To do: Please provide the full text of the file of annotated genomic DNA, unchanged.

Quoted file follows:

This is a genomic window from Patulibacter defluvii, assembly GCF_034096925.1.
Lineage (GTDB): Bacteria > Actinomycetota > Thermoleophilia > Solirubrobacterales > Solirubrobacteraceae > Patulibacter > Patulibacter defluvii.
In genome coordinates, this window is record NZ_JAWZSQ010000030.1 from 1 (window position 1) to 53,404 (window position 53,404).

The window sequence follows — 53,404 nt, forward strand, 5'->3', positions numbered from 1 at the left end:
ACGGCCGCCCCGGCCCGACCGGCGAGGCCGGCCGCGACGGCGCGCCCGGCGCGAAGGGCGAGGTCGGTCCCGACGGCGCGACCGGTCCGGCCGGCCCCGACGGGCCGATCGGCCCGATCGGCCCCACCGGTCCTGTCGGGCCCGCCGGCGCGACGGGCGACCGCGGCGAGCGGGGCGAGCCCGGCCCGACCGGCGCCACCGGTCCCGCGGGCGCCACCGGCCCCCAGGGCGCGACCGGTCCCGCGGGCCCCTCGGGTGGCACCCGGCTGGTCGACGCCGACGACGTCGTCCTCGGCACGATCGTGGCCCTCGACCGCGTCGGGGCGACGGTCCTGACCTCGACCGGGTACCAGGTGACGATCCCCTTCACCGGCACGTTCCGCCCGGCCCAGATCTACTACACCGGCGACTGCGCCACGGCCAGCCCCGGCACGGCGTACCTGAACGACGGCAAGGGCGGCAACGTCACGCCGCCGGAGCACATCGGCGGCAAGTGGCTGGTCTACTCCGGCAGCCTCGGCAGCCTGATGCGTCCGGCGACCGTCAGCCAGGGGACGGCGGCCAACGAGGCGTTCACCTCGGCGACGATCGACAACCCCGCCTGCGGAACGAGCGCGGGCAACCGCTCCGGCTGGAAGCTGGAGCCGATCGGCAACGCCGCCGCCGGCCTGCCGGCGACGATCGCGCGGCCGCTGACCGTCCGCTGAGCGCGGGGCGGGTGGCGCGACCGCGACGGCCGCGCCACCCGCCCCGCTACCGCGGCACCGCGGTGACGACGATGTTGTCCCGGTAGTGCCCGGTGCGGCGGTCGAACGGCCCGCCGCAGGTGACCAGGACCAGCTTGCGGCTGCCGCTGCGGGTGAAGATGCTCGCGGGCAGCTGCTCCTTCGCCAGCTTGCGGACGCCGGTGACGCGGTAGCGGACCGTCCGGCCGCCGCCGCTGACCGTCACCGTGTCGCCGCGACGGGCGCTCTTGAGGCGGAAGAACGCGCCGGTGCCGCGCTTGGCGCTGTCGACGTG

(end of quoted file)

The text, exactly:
This is a genomic window from Patulibacter defluvii, assembly GCF_034096925.1.
Lineage (GTDB): Bacteria > Actinomycetota > Thermoleophilia > Solirubrobacterales > Solirubrobacteraceae > Patulibacter > Patulibacter defluvii.
In genome coordinates, this window is record NZ_JAWZSQ010000030.1 from 1 (window position 1) to 53,404 (window position 53,404).

The window sequence follows — 53,404 nt, forward strand, 5'->3', positions numbered from 1 at the left end:
ACGGCCGCCCCGGCCCGACCGGCGAGGCCGGCCGCGACGGCGCGCCCGGCGCGAAGGGCGAGGTCGGTCCCGACGGCGCGACCGGTCCGGCCGGCCCCGACGGGCCGATCGGCCCGATCGGCCCCACCGGTCCTGTCGGGCCCGCCGGCGCGACGGGCGACCGCGGCGAGCGGGGCGAGCCCGGCCCGACCGGCGCCACCGGTCCCGCGGGCGCCACCGGCCCCCAGGGCGCGACCGGTCCCGCGGGCCCCTCGGGTGGCACCCGGCTGGTCGACGCCGACGACGTCGTCCTCGGCACGATCGTGGCCCTCGACCGCGTCGGGGCGACGGTCCTGACCTCGACCGGGTACCAGGTGACGATCCCCTTCACCGGCACGTTCCGCCCGGCCCAGATCTACTACACCGGCGACTGCGCCACGGCCAGCCCCGGCACGGCGTACCTGAACGACGGCAAGGGCGGCAACGTCACGCCGCCGGAGCACATCGGCGGCAAGTGGCTGGTCTACTCCGGCAGCCTCGGCAGCCTGATGCGTCCGGCGACCGTCAGCCAGGGGACGGCGGCCAACGAGGCGTTCACCTCGGCGACGATCGACAACCCCGCCTGCGGAACGAGCGCGGGCAACCGCTCCGGCTGGAAGCTGGAGCCGATCGGCAACGCCGCCGCCGGCCTGCCGGCGACGATCGCGCGGCCGCTGACCGTCCGCTGAGCGCGGGGCGGGTGGCGCGACCGCGACGGCCGCGCCACCCGCCCCGCTACCGCGGCACCGCGGTGACGACGATGTTGTCCCGGTAGTGCCCGGTGCGGCGGTCGAACGGCCCGCCGCAGGTGACCAGGACCAGCTTGCGGCTGCCGCTGCGGGTGAAGATGCTCGCGGGCAGCTGCTCCTTCGCCAGCTTGCGGACGCCGGTGACGCGGTAGCGGACCGTCCGGCCGCCGCCGCTGACCGTCACCGTGTCGCCGCGACGGGCGCTCTTGAGGCGGAAGAACGCGCCGGTGCCGCGCTTGGCGCTGTCGACGTG